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Internship Opportunity at UNOOSA (UN Office for Outer Space Affairs)
|Posting Title:||INTERN – Space Solutions for Sustainable Development, I (Temporary Job Opening)|
|Job Code Title:||INTERN – PROGRAMME MANAGEMENT|
|Department/Office:||United Nations Office at Vienna|
|Posting Period:||16 July 2018 – 29 July 2018|
|Job Opening Number:||18-Programme Management-UNOV-100759-J-Vienna (A)|
Org. Setting and Reporting
The Office for Outer Space Affairs OOSA-Space Applications Section internship is for four (4) months with an opportunity for extension up to a total of six (6) months, pending on the needs of the office and the availability of the intern.
The internship is UNPAID and full-time.
Interns work five days per week (40 hours) under the supervision of a staff member in the department or office to which they are assigned.
Daily responsibilities will depend on the individual’s background; the intern’s assigned office as well as the internship period. Duties may include, but are not limited to:
1.Contribution to the Space Solutions Compendium opportunities
2.Contribution to space user needs analysis
3.Contribution to the design of a space related sub-website
4.Contribution to an information circular on space and the Sustainable Development Goals
5.Assistance in liaison with strategic partners for the execution of the Space Applications Section activities
6.Assist in programme management and administration related matters
7.Support the Office in its fund-raising efforts, including conducting in-depth research on related matters
8.Contribute to background notes, papers, factsheets, spreadsheets and other documents in support of the activities of the Space Applications Section
9.Provide general technical support, including updating internal databases and other planning tools.
10.Contribute to the preparation monthly reports, summaries, meeting minutes and other documents as requested.
11.Supports the creation, management and maintenance of webpages of the Space Applications Section, including the creation of access statistics
12.Perform other tasks as necessary
The United Nations Core Competencies include:
•Planning and organizing: Develops clear goals, identifies priority activities and assignments and monitors and adjusts plans and actions as necessary.
•Teamwork: Good interpersonal skills, ability to work collaboratively with colleagues from different national and cultural backgrounds to achieve organizational goals.
•Accountability: Honours commitments and delivers outputs within prescribed time, cost and quality standards.
•Technological Awareness: Keeps abreast of available technology; understands applicability and limitation of technology to the work of the office; actively seeks to apply technology to appropriate tasks; shows willingness to learn new technology.
To qualify for an internship with the United Nations Internship Programme, the following conditions must be met:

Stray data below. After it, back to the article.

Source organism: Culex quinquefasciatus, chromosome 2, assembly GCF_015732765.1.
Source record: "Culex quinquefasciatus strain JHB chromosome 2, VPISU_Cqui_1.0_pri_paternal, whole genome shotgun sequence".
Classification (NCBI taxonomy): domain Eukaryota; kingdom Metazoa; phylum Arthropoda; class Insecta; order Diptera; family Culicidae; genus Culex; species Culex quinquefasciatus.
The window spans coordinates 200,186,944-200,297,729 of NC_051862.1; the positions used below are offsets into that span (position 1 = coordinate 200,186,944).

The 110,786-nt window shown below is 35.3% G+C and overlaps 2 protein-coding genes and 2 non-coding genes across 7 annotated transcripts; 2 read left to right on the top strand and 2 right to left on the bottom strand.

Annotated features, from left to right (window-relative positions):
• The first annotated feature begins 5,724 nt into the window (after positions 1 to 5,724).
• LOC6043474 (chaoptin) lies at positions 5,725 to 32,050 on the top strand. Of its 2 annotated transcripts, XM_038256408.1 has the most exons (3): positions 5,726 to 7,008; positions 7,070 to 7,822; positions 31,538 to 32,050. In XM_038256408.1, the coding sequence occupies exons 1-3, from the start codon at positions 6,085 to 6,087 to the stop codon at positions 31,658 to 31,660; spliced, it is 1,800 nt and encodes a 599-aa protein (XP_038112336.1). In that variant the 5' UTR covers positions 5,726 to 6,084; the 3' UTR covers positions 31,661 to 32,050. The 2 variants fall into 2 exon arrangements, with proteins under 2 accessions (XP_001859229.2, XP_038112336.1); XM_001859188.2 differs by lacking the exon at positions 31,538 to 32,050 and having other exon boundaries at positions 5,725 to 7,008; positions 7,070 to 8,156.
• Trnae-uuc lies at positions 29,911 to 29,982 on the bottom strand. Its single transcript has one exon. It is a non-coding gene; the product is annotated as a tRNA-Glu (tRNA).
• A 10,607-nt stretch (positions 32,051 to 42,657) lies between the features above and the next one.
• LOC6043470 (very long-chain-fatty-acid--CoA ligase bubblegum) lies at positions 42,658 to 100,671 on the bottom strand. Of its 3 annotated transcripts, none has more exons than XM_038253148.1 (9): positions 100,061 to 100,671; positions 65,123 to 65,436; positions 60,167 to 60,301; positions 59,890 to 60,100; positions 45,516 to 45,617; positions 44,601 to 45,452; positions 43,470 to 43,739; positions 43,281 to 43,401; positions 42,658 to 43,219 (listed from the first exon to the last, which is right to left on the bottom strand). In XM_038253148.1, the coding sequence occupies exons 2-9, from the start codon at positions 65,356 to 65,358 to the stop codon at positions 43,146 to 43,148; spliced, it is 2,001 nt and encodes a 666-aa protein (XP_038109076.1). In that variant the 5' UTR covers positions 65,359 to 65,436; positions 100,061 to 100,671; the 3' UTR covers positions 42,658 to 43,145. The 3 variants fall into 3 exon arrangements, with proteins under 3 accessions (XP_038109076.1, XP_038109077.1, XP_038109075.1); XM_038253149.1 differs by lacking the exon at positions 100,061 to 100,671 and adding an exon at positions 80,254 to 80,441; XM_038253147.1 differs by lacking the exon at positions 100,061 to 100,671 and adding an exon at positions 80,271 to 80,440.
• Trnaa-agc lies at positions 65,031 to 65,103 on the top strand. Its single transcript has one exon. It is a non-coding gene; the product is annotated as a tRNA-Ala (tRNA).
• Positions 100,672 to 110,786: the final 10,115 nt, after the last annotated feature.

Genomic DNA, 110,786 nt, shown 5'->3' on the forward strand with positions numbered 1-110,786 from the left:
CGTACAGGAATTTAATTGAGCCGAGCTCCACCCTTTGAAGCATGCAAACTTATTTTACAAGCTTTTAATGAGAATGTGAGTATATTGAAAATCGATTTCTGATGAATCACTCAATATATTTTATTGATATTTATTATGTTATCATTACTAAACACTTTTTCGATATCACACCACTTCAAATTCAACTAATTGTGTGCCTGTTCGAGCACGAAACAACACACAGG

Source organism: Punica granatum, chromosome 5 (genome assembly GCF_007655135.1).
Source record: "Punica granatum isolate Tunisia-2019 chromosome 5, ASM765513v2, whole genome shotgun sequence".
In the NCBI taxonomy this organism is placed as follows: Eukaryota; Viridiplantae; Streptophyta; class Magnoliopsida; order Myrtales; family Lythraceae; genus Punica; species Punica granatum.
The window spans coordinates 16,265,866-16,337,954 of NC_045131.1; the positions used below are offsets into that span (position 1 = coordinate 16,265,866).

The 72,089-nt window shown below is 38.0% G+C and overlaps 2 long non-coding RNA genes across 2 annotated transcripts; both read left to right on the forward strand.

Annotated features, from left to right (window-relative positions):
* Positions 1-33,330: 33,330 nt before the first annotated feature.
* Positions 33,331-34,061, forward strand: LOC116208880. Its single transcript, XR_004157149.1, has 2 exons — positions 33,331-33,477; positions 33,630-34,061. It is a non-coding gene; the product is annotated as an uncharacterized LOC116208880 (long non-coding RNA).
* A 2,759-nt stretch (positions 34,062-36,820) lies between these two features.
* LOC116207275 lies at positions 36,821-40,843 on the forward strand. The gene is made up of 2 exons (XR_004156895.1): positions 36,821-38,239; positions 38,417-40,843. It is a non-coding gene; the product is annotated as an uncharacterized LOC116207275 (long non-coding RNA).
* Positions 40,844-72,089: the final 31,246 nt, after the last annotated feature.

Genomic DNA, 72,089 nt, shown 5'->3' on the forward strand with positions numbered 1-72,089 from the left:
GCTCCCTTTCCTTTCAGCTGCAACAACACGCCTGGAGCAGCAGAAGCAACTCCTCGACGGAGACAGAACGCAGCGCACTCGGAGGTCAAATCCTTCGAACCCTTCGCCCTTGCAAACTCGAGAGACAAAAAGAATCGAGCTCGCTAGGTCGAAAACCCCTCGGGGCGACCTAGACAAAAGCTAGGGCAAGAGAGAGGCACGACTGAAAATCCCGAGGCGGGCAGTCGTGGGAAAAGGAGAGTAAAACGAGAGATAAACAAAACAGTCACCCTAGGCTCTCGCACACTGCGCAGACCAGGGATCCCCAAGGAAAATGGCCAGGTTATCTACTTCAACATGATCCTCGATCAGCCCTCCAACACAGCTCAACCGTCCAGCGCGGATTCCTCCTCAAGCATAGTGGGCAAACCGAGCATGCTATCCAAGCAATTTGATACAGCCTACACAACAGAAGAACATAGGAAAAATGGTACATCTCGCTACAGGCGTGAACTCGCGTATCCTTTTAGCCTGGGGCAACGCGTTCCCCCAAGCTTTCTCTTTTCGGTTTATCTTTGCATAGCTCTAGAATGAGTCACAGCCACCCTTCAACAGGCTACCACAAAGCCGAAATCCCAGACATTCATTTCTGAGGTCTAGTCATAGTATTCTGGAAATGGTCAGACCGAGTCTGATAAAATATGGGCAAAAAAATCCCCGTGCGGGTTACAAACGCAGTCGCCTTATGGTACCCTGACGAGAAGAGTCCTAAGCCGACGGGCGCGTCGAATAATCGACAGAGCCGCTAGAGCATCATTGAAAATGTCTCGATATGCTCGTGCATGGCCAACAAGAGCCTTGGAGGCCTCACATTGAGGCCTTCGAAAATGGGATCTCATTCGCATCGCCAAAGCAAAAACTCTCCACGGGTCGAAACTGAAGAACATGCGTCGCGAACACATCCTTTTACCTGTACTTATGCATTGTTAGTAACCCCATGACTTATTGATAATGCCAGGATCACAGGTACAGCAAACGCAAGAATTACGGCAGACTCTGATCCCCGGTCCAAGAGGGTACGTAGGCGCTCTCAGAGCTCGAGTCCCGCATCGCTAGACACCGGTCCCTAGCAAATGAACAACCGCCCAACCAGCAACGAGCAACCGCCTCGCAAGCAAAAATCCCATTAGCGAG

•Applicants must meet one of the following requirements: (a) be enrolled in a graduate school programme (second university degree or equivalent, or higher); (b) be enrolled in the final academic year of a first university degree programme (minimum Bachelor’s level or equivalent); or (c) have graduated with a university degree (as defined above) and, if selected, must commence the internship within a one year period of graduation; (OFFICIAL PROOF FROM THE UNIVERSITY IN SUPPPORT OF ONE OF THE ABOVE OPTIONS HAS TO BE ATTACHED TO THE INSPIRA APPLICATION)
•Have a solid knowledge in space technology or related disciplines.
•Be computer literate in standard software applications; proficiency in preparing spreadsheets and databases management.
•Have a demonstrated keen interest in the work of the United Nations and have a personal commitment to the ideals of the Charter; and
•Have a demonstrated ability to successfully interact with individuals of different cultural backgrounds and beliefs, which include willingness to try and understand and be tolerant of differing opinions and views.
Applicants are not required to have professional work experience for participation in the programme.
English is the working languages of the United Nations. Fluency in English, i.e. oral and written proficiency is required. Knowledge of another official United Nations language is an advantage.
A completed online application (Cover Note and Personal History Profile) is required. Incomplete applications will not be reviewed.
The Cover Note must include:
•Degree Programme (What are you currently studying?)
•Graduation Date (When will you graduate or when did you graduate from the programme?)
•List the web coding skills that you are proficient in.
•List your top three areas of interest.
•Explain why you are the best candidate for this specific internship.
•Explain your interest in the United Nations Internship Programme.